• Don’t skip scales and technique. Until you can play every single note of the scale with each note perfectly in pitch not wavering a cent with perfect bow technique and absolutely perfect articulation (you see where I’m going?), you haven’t practiced your scales enough. There’s no such thing as perfect technique, so take the time to hone in on it before moving on to the “fun” stuff. If you have weak technique, it will show in everything else you play.
  • Use your time wisely. I remember practicing six hours straight one day just to say that I got my hours in that week, but it wasn’t necessarily productive. If you go back to step one and practice with a plan, be sure to stick to that plan. It’s depressing to leave the practice room at the end of the day feeling like you haven’t accomplished anything. The remedy? Accomplish something by practicing smart.

Practice makes perfect. Ever heard of the 10,000 hour rule? Check it out. Basically, in order to find success, you’ve got to put in your time. And making the most of that time will take you even farther. Developing the talent to efficiently practice requires just as much skill and effort as it takes to become a great performer. No brainer, right? If you’re good at practicing, you’ll be good at performing.

At Kennedy Violins, we not only want to provide you with the quality instrument of your musical dreams, we want to see you succeed.

So what works for you? We want to know! And in the mean time, happy practicing!

Spotify At Last!

I love Spotify. I have since I heard about it a couple years ago when it became available in the UK, where a friend hipped me to it and gave me a bit of a taste. It’s a new (in the US) music streaming service that’s easier to use than anything I’ve seen.

There are three membership levels, which will fit anyone’s budget: There is a free version, a cheap version and a premium version.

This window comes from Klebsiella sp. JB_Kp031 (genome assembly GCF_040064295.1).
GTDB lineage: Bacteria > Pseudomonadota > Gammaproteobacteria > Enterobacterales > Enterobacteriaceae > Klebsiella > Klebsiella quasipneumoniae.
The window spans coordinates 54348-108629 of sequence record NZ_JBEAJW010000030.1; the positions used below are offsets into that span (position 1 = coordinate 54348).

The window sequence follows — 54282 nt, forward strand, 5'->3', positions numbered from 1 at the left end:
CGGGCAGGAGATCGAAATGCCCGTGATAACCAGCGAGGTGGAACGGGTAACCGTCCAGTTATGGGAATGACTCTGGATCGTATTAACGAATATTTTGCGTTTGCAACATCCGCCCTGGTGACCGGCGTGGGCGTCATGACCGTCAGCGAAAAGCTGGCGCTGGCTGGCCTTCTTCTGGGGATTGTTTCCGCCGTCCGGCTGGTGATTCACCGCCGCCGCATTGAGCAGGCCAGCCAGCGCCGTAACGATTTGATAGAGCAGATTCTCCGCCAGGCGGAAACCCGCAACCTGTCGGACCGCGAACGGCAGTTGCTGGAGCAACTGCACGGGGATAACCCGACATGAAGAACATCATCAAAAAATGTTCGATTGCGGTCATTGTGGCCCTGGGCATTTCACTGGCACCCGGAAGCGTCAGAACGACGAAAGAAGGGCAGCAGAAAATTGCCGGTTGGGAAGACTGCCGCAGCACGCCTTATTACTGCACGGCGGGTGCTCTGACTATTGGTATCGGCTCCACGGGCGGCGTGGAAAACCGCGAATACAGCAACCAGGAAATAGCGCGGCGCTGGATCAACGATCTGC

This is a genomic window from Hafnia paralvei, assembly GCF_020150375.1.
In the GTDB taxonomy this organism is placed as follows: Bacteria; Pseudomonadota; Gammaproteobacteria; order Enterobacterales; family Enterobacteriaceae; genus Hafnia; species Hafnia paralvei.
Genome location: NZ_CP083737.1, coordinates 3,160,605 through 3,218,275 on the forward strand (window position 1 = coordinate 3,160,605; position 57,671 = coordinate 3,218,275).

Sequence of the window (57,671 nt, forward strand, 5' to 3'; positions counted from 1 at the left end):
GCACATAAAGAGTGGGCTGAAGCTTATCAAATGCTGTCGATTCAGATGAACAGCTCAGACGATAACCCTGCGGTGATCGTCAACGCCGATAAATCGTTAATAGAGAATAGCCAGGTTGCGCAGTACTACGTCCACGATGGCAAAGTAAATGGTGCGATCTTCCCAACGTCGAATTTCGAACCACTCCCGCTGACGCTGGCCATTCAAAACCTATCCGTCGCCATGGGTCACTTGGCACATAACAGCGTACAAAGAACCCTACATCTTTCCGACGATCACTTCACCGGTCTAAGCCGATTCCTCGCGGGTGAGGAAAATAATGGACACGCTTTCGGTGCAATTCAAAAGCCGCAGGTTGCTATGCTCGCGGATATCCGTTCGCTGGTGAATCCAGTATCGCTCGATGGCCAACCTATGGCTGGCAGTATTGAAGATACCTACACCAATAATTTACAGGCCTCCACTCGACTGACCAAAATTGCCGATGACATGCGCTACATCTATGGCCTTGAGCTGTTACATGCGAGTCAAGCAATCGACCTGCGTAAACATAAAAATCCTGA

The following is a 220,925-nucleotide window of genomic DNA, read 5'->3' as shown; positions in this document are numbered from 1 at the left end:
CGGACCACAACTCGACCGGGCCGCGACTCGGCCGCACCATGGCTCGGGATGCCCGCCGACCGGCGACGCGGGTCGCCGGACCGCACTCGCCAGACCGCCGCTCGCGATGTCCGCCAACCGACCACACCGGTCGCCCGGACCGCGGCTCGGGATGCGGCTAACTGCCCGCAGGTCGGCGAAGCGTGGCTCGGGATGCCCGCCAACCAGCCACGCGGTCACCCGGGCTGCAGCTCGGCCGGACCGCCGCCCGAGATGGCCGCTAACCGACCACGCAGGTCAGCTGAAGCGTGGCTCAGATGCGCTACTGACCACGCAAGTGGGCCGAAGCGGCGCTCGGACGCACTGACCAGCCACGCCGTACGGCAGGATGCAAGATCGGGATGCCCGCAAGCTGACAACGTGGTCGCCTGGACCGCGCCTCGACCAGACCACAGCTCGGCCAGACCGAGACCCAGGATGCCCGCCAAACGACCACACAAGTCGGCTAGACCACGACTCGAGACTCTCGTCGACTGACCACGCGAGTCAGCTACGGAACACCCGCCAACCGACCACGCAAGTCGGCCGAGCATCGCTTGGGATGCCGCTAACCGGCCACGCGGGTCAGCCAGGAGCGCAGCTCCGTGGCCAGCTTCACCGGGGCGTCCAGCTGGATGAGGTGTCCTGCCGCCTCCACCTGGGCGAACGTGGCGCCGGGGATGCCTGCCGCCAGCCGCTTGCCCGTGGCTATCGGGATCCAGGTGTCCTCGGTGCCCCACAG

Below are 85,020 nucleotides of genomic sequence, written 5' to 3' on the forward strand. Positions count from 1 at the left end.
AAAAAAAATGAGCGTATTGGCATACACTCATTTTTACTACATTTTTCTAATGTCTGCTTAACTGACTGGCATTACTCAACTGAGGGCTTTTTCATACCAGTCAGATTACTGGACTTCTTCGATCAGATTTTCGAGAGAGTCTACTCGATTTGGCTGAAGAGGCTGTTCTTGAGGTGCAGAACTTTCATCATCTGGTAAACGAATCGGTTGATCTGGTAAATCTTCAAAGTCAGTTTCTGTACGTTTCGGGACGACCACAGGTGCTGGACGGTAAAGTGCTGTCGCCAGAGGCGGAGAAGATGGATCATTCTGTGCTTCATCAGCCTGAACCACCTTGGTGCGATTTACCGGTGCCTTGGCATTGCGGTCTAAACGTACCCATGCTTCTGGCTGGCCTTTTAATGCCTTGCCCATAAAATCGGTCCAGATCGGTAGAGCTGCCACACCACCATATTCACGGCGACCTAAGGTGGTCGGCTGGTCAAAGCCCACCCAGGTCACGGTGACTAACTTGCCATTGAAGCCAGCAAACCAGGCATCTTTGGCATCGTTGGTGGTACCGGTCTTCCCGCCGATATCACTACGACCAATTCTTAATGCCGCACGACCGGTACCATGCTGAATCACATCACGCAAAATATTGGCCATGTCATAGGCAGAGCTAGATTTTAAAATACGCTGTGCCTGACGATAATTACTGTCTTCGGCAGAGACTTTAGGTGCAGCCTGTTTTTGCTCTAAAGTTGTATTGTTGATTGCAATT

The free version gives you access to millions of tracks, streaming is limited and you have to put up with ads (kind of like the free version of Pandora).

The cheap version is $4.99 a month and gives you access to the  same millions of tracks, streaming is unlimited, and there are no ads.

The premium version is $9.99 a month. How cool is that? Unlimited streaming, no ads, social sharing, playlists you can share or enjoy offline, and a mobile version so you can take your tunes with you.

One of the things I kinda dig is that you can make your playlists public so your friends can see the stuff you like. I love seeing what my friends are listening to, as well. It makes sharing easy (and legal).

In fact, one of the main reasons it took so long to open up in the U.S. is because the major record labels were being very careful to cover their interests. Now, on the face of it, I’m sure the majors are thinking it looks like they’re taking care of their artists, which I wholeheartedly support. But the reality is that they’re mostly making sure they make money from this revenue channel. I’m not sure the artists were even considered, but I hope they were.Now, I’m not a huge devotee of streaming services. I’m pretty much an iTunes/Amazon/Pandora – type consumer. You’d think I was all up on all the services since I’ve spent a couple decades in the music industry, but frankly, since I left my last gig, I’ve just been trying to catch up on all the promo cds I’ve piled up over the years.

At any rate, Spotify is here in the US at last and I find it utterly amazing. Working at my computer, I can call up just about any tune or artist or composer and there will be plenty of choices for me to listen to, study, whatever.

It’s a great tool to use for research into the repertoire I’ll be playing this season in a few orchestras, as well. I use it for comparing performances of different groups or artists. You can create playlists of all your upcoming concerts, and study your parts as you listen to the playlists.